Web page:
Earlier this week, the WhiteHat offices played host to what will be the first of many roundtables focused on tackling the issues facing hiring managers today. This first session saw us invite hiring managers from GP Bullhound, Manzanita Capital, Improbable and TritonExec to share their highs, pain points and insights around the Future of Finance. A lot of ground was covered, but we’ve condensed the key takeaways into easily digested tips, that we hope will inform your finance team hiring strategies.
Key Areas We Covered
Which skills do brilliant early-stage finance hires share?
One of the points that came up time and again, was discretion, coupled with a thick skin. New talent coming into a finance team must be able to handle sensitive information — such as salaries of their peers and senior managers — without sharing it or taking it personally.
Commercial acumen and social skills are other important traits that the attendees found make for winning entry-level hires. As the role of Finance Business Partner becomes more widespread, the ability to communicate key issues and themes with different aspects of a business is increasingly crucial.
With the wide variety of accounting software that’s an offer, rather than looking for experience with a certain package, adaptability and a solid working knowledge of Excel will carry an entry-level hire through.
How can you attract fantastic entry-level talent into the finance function of your business?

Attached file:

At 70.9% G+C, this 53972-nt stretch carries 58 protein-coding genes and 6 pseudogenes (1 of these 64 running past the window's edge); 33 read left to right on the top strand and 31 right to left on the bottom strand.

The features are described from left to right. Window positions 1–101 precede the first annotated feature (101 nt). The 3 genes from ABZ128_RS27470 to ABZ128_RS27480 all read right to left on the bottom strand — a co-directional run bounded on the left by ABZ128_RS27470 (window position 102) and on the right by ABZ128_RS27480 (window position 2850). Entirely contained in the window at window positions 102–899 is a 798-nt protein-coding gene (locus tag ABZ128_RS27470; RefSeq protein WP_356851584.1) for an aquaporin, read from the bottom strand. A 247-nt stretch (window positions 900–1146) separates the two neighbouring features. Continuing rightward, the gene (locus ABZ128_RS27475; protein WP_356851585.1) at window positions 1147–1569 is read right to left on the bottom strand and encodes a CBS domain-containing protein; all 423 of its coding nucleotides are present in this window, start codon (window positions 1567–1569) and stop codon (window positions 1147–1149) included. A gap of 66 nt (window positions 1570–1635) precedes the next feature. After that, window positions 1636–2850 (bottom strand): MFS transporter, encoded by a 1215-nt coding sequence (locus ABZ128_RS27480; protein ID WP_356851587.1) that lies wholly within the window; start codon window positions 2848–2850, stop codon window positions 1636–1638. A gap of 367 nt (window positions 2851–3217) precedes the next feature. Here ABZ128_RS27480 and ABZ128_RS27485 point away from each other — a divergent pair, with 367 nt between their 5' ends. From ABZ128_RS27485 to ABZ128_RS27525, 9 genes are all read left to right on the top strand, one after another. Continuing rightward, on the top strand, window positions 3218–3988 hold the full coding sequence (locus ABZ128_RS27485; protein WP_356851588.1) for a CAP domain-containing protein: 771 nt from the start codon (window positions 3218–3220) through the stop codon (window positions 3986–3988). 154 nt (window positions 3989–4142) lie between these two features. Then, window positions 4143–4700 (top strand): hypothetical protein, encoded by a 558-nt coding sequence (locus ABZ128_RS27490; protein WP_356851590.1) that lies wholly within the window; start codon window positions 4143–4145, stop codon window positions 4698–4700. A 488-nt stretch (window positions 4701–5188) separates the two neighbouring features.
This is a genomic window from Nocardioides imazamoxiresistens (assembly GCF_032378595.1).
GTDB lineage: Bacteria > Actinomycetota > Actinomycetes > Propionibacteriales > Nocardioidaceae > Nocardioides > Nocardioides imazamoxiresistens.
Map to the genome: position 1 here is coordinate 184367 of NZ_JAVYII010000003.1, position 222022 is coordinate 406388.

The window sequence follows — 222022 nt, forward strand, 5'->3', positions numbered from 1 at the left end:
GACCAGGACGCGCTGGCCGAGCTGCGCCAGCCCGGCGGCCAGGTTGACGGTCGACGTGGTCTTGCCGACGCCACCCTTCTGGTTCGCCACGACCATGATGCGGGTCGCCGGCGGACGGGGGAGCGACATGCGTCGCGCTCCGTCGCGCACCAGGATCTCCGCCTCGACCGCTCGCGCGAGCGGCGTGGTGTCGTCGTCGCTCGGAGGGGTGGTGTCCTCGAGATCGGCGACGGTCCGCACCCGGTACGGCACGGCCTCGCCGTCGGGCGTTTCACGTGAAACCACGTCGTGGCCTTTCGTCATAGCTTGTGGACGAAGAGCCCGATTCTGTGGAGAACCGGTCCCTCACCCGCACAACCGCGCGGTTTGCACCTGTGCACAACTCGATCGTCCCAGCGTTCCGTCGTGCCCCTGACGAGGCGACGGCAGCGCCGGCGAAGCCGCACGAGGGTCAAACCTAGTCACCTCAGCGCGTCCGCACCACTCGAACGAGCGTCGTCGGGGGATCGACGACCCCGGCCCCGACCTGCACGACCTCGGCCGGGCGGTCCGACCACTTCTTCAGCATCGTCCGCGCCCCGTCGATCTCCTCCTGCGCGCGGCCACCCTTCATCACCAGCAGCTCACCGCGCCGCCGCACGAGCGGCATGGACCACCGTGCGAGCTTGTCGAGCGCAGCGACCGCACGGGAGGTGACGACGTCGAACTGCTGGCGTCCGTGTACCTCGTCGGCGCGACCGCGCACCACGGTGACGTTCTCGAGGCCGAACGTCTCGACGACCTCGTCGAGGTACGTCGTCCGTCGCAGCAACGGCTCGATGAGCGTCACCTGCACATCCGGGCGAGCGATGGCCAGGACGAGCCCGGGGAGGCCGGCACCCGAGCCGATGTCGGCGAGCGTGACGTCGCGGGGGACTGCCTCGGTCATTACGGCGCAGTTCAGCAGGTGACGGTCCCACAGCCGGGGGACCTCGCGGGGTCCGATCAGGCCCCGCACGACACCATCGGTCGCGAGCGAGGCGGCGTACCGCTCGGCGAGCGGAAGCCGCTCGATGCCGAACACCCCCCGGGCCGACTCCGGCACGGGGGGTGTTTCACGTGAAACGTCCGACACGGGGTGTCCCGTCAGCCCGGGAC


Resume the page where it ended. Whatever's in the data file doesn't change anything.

In a sector where training contracts can last for 2+ years, it’s important that new hires can see a clear line of progression from the get-go. A small change, like listing the line manager’s title in the job description, gives entry-level hires an idea of where they might end up further down the line in their career.
Giving a holistic overview of your business when interviewing can also be a key attractor for an entry-level hire: More than any other generations, millennials and Gen Z place a huge emphasis on their experiences. Showcasing a positive company culture can be just as attractive to candidates as a higher salary, and makes it easier for them to visualise working with you.
How can you retain this talent once you’ve brought it on?
For a new hire without much previous experience, they’re hungry to learn and then apply their knowledge to create real business impact. Having visibility on this, and how their work affects the business they’re a part of, is a fantastic motivator, as it illustrates the importance of their role.
Providing entry-level hires with a mentor is another great way to improve retention. Doubling up as a teacher and pastoral support, a more senior employee can coach an entry-level hire through tougher times, encourage them to approach problems in an alternative way, or illustrate efficiencies that are normally developed through years of experience.
Interested in attending our next roundtable discussion? Get in touch! We’d love to see you there.